Wednesday, December 28, 2011

NTT Docomo to partner with handset makers to produce handset chips

I previously heard mumblings that domestic carriers were interesting in implementing "APN locks" in response to the MIC's SIM unlock guidelines. Such a lock would prevent changing the APN to use another carrier's network, even if the phone was unlocked. However, it would likely be at the software level and therefore circumventable by someone properly motivated.

But what if the carrier produced the actual silicon?

Which is just what is going to start happening. NTT Docomo, who pushed hard for SIM unlocking in Japan - only to turn around and effectively bar unlocked handsets from their FOMA (3G) network, is getting into the semiconductor business. Perhaps I'm seeing this from an overly pessimistic point of view, but the last entity I want making my hardware is an old, entrenched company that is under unprecedented pressure to compete in a market that it formerly owned (essentially).

"Communications Platform Planning Corporation" [My translation of 通信プラットフォーム企画 株式会社, not NTT Docomo's] will be a joint venture between five domestic and foreign handset makers, with NTT Docomo being the sole investor to start (¥450 million). The company should be established by mid January 2012. The handset makers are expected to be onboard by the end of fiscal 2011 (March 2012), though exact amounts of their pending investments have not been disclosed.

The company's efforts will focus on efficiency, miniaturization, and LTE, with the resulting silicon incorporated into both domestic and internationally available devices.

Handset partners are:
  • Fujitsu
  • Fujitsu Semiconductor
  • NEC
  • Panasonic Mobile Communications
  • Samsung Electronics
Via Juggly; NTT Docomo Press Release

6 comments:

  1. jesus, really, locking the APNs? One day, some company executives will realize that having people trust them will eventually be more profitable than trying to lock them in in silly ways...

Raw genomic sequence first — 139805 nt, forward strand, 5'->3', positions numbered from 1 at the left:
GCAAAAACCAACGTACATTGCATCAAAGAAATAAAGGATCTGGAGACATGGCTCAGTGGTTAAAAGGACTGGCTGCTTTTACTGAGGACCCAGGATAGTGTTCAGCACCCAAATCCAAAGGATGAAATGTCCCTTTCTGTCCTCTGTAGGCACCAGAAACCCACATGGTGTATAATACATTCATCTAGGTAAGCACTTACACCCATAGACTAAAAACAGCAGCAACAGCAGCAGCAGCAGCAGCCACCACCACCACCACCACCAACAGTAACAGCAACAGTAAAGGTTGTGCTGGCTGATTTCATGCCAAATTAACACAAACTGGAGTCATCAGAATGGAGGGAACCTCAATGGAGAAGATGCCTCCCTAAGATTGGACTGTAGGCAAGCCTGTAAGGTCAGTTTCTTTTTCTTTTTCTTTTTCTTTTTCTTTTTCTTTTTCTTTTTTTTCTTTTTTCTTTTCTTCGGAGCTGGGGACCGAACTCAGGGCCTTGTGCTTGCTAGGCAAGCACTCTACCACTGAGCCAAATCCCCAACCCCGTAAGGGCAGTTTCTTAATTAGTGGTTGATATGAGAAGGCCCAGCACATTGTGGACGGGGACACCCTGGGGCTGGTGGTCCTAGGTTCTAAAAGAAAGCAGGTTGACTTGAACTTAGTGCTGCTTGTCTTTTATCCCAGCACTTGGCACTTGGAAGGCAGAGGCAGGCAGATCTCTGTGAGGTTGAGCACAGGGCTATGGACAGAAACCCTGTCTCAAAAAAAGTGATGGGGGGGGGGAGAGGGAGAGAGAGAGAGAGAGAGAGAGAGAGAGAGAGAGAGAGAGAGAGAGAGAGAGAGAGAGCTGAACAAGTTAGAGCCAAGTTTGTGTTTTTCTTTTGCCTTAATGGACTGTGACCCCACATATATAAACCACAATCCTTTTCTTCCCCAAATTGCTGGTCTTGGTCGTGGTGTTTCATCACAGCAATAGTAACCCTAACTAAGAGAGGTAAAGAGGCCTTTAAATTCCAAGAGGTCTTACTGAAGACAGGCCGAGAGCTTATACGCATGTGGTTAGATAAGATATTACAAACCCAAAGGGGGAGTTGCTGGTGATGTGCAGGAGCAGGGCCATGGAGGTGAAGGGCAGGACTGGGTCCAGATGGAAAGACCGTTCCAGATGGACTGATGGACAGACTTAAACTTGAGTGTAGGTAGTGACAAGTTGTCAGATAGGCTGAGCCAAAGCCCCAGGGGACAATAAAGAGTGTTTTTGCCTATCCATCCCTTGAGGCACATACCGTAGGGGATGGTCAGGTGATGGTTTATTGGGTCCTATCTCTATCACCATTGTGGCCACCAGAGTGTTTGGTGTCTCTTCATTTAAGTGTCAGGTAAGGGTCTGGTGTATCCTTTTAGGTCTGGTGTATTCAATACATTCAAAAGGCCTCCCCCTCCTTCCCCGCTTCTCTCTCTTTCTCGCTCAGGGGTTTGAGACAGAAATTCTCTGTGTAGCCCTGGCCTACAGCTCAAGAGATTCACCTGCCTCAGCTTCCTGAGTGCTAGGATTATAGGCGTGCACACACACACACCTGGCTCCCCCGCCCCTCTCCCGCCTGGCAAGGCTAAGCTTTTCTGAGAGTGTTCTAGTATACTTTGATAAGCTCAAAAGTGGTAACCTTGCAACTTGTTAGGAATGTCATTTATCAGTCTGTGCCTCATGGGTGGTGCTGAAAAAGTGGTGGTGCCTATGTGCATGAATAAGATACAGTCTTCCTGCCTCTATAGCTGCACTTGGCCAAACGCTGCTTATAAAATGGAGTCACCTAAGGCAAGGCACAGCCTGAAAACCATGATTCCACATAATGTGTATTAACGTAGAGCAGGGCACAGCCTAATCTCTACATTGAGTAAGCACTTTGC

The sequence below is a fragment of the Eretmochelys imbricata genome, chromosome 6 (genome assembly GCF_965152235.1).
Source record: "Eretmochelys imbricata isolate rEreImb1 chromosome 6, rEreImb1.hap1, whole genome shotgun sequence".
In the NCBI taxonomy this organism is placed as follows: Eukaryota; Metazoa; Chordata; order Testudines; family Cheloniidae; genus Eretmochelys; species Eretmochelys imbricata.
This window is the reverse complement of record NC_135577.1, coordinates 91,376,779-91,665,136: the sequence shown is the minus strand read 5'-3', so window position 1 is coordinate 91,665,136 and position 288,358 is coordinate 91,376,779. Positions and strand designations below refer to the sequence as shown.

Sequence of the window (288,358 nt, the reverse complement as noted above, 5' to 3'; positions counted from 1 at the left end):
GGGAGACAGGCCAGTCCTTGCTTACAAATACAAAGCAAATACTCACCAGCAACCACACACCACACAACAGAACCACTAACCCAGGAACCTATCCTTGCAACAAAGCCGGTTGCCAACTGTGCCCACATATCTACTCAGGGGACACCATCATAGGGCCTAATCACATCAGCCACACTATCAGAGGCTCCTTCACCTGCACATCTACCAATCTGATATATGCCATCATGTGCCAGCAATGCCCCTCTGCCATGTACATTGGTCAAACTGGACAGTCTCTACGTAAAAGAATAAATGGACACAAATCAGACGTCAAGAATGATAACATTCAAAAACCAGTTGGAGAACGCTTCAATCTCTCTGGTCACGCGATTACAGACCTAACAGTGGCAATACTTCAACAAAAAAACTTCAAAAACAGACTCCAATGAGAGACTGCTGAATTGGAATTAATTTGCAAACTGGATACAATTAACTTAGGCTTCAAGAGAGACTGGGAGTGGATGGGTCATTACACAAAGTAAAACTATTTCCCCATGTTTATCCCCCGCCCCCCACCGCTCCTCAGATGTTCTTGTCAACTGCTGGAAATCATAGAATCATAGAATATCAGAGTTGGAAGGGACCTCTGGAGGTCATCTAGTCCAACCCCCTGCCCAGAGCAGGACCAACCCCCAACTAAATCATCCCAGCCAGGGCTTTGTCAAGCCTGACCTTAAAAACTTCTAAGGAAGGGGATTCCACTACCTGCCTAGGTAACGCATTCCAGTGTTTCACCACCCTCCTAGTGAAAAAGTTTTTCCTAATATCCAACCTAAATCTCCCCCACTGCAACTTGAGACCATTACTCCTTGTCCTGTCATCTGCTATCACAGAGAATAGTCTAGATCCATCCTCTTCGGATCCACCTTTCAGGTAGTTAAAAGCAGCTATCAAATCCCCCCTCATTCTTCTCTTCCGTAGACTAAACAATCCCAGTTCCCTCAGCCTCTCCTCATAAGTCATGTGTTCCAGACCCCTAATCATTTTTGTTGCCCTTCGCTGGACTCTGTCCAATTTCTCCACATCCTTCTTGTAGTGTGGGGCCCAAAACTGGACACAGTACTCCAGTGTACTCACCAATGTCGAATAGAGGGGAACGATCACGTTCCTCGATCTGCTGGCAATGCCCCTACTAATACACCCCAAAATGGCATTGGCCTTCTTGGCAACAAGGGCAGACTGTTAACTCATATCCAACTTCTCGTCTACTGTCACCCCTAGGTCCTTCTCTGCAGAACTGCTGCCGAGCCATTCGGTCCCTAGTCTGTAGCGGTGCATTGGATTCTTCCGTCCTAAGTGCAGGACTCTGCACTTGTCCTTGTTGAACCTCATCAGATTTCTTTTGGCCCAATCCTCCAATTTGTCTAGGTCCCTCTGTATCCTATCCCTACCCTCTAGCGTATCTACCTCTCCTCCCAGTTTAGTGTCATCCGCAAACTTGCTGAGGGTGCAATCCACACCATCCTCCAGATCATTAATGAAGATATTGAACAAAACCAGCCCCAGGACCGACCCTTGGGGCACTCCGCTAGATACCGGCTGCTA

I'm dreaming I'm sure. Or having a nightmare. Or both. Wake meup!

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  2. Mumblings to that effect. I doubt it went any where but I understand that the idea was kicked around.

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  3. this has a big "Fail" written all over it. Notice how, except for Samsung, partners are all domestic Japanese makers, who are unable to sell any of their overpriced proprietary feature phones, and who all completely fail at software. It is kind of funny that a Galaxy S2 top-of-the-line model is actually the same price or cheaper than many of the galapagos feature phones.
    Of course these makers fear any competition, because if more and more people realize, that a cheap android-smartphone from almost any other manufacturer can provide similar services at a fraction of the price, their business-modell will vanish. NEC, Casio & Hitachi merging is a sign of this development.

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  4. There is a reason that Samsung phones without Japanese features are cheaper: It costs money to add 1seg, Saifu Keitai, pedometer hardware, etc. Some things, like Seki-gai-sen are cheap to add, but have been ignored by the foreign phone makers. Whether these features are useful you personally or not is another issue, but they are important to a *lot* of Japanese people. The Smart phone has to be a *superset* of the feature phones to satisfy the Japanese market as a whole. That means one shouldn't lose DecoMail, KaoMoji, Mobile Suica, TV Call, work with iMode sites, etc., in order to have a smart phone. I think a lot of foreigners don't get this point at all, because they don't know about, or don't use the Japanese features - but you try explaining to some Japanese 18 yo girl why her DecoMail won't work on iPhone or Samsung out-of-the-box. SmartPhones have lots of cool capabilities (skype, real email, etc.), but many people don't even want to worry about those until the status quo is met.

    There is a certain segment that doesn't care, and wants computer-like features (mainly computer users), but most of those have smart-phones by now.

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  5. What does NTT getting into the semiconductor business have to do with locking APNs? Setting the APN on an android phone is an OS feature. I don't see anything in the press release to suggest they are planning this.

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  6. I understand what you are saying, but if this was entirely the case, the iPhone wouldn't be popular. At all.

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